Cats in the garden

Steve Kawaratani

"If man could be crossed with the cat it would improve man, but it

would deteriorate the cat."

-- MARK TWAIN

'

"Happy birthday to us!"

-- TRADITIONAL SONG

What do cats and gardening have in common? Well, there are

catmint, cat-thyme and catnip that are grown to attract cats.

Cat's-claw, cat's-ear, cat's foot, and cattail are common names of

plants, which resemble certain anatomical parts of our feline

friends. As welcome members of our family, they share in the pleasure

of our garden. If curiosity ever sparked the thought of adventure for

cats, the garden certainly can be their Pandora's Box.

The garden provides a plethora of tasty treats and temptations for

a gourmand like the cat. With an abundant herb garden cultivated by

Catharine, our cats never have a shortage of catnip and catmint.

Native ferns and grasses sway with the wind, providing constant

interest and hiding spots. The random snail becomes an excellent

soccer ball if handled carefully and a steady influx of insects and

lizards from a nearby field provide a constant challenge during the

hunt. After a busy day, our bedroom deck is a great spot for sunning

and awaiting our return.

Catnip (Nepeta cataria) is but a novelty herb for us, sometimes

used to flavor tea. A shrubby perennial reaching a few feet in

height, it has gray green leaves and white or purple flowers.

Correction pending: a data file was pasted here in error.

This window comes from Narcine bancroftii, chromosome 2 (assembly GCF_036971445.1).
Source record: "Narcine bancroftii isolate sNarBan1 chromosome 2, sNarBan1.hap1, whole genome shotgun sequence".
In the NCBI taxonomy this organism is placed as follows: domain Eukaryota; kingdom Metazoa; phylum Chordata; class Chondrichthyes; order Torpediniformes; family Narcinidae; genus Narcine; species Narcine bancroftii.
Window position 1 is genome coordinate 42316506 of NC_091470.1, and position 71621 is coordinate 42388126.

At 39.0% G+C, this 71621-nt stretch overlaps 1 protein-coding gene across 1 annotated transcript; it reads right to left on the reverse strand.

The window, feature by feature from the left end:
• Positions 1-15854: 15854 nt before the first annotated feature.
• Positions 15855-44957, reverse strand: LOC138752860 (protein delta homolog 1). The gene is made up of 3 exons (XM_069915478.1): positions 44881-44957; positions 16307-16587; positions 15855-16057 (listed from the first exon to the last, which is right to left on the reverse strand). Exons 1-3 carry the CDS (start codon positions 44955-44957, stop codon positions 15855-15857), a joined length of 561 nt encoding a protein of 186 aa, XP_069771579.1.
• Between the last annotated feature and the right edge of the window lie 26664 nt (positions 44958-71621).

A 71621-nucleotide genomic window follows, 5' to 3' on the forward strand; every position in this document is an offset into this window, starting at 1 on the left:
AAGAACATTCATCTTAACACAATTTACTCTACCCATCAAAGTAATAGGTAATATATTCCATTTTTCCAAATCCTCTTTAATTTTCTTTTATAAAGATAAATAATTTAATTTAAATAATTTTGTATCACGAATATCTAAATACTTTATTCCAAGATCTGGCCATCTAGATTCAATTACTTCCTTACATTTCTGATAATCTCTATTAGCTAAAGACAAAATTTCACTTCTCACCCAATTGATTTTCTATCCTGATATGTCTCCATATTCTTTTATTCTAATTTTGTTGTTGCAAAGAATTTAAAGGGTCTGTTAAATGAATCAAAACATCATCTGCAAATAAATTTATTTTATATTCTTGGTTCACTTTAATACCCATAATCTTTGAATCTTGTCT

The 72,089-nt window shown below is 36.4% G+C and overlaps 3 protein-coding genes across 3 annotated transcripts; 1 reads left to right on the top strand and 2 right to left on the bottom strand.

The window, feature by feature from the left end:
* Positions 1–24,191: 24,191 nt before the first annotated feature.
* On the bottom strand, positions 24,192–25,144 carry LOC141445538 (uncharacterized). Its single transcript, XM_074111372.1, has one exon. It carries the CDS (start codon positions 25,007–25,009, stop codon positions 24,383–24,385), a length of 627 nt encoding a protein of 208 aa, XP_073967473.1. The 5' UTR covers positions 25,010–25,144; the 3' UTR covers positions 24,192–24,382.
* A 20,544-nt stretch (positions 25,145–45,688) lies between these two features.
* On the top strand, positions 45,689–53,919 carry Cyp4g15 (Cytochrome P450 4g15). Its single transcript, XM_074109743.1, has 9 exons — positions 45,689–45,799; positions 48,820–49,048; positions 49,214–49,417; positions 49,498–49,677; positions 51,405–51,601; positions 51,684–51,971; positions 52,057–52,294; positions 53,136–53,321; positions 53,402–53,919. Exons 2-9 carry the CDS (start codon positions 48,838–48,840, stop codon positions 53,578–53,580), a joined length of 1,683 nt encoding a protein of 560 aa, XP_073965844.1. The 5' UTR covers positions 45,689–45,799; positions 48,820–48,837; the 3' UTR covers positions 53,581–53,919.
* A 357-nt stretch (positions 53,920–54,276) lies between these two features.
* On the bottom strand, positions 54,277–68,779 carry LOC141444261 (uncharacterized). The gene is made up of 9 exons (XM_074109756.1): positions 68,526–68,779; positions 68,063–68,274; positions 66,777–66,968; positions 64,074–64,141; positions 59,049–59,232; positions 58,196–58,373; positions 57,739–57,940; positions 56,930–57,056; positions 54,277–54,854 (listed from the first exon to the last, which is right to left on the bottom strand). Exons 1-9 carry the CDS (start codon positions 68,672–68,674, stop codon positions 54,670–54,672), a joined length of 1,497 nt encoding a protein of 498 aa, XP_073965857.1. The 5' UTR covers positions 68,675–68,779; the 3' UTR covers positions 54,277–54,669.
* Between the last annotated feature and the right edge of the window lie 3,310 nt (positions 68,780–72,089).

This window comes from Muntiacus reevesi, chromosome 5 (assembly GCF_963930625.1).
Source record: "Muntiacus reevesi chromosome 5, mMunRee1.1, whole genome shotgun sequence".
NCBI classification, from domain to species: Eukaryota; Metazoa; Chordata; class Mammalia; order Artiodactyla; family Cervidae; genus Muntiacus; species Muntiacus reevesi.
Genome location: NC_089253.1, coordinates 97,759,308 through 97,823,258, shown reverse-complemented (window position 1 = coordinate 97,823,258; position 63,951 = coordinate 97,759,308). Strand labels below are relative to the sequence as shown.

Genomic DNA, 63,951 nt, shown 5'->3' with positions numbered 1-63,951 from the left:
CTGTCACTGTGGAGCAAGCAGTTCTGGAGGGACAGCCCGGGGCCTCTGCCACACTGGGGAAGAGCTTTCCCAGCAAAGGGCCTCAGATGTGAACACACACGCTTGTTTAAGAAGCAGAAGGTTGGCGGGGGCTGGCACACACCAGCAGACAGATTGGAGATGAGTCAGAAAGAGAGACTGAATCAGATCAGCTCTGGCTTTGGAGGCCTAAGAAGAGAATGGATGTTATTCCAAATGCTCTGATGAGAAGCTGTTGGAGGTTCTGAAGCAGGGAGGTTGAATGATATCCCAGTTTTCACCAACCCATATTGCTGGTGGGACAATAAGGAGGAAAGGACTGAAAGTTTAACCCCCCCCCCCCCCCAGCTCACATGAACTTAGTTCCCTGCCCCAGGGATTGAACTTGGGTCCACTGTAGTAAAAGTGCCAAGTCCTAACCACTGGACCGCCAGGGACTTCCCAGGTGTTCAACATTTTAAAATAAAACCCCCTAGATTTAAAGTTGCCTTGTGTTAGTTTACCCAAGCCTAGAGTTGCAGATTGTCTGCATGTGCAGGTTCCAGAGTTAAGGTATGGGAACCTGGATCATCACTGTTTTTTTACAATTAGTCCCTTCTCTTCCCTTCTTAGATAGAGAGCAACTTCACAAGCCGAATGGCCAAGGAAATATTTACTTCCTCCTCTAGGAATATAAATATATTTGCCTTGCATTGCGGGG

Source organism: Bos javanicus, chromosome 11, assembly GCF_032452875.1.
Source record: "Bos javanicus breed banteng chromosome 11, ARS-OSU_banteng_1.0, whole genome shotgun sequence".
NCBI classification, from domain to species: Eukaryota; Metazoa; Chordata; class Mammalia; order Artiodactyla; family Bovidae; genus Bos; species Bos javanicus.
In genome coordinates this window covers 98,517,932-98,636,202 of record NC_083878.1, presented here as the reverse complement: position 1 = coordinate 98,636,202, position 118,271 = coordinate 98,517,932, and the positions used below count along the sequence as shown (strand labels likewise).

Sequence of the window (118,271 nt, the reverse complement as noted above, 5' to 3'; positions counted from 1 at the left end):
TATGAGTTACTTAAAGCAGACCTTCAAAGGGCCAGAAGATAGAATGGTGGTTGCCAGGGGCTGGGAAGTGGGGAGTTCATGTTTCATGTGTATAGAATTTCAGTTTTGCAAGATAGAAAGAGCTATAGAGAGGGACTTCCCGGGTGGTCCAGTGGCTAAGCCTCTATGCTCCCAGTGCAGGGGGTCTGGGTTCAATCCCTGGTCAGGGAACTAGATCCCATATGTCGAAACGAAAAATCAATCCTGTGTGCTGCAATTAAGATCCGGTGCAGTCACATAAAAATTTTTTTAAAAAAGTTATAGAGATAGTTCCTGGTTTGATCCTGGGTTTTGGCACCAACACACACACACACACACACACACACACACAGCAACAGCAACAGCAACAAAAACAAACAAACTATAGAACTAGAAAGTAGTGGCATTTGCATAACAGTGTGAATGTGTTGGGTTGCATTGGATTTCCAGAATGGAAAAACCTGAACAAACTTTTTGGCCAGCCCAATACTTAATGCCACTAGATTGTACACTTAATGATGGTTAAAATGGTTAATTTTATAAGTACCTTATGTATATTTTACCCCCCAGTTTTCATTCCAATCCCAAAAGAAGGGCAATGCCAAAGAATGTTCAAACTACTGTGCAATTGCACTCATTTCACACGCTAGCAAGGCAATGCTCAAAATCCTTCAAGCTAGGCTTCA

Although cats are attracted while it's growing, its dried leaves are

truly serious stuff, rivaling human interest in certain herbs. It's

cousin is catmint (Nepeta faassenii) a mounding groundcover which

grows to two feet. Cats love rolling in its abundant foliage. Both

plants require full sun and well draining soil.

Lesser know is the silver vine (Actinidia polygama). Cats are

attracted to it much like catnip. A relative to Kiwi fruit, it will

climb to 15 feet.

The female plants provide an edible fruit that is oval and about 6

inches long. The male plants are propagated for their attractive

foliage and grown in warm and protected gardens as specimens.

Many grasses are both beneficial and amusing to cats. The

chlorophyll in grass blades help to freshen their breath and aid in

their digestive process (Dr. G. might add, two grasses in one!)

fountain grass (Pennisetum setaceum "Cupreum") is a clumping, drought

resistant grass much admired by our cats. The swaying of the grass or

their flower parts provides endless fascination, powered either by

the wind or one's hand. It will grow in any type of soil and has

attractive reddish foliage and dark plumes.

Cats will gladly use a litter box indoors, but once outdoors, the

warm, moist soil of a well cultivated garden is nearly impossible for

them to resist. If a certain area of the garden is taboo, a covering

of gravel or decomposed granite can be effective. Both hard ground

covers prevent the cat from scratching out a toilet. Smaller garden

plots and containers can be covered by ornamental pebbles, keeping

the cat from making a deposit into your garden.

I envy my cats. When we enter our shared garden together, I am in

nature but not part of nature as they are. They can hear, and smell,

and relate to the garden in a sylvan-like manner I can only imagine.

Catharine and I tend our garden for our enjoyment and relaxation, but

also as a sanctuary for our cats to play. Happy Birthday to my

beautiful wife and happy birthday to me!

See you next time.

* STEVE KAWARATANI is the owner of Landscapes by Laguna Nursery,

1278 Glenneyre in Laguna Beach. He is married to local artist,

Catharine Cooper, and has two cats. He can be reached at (949)

497-2438, or e-mail to landscapes@ln.coxatwork.com.

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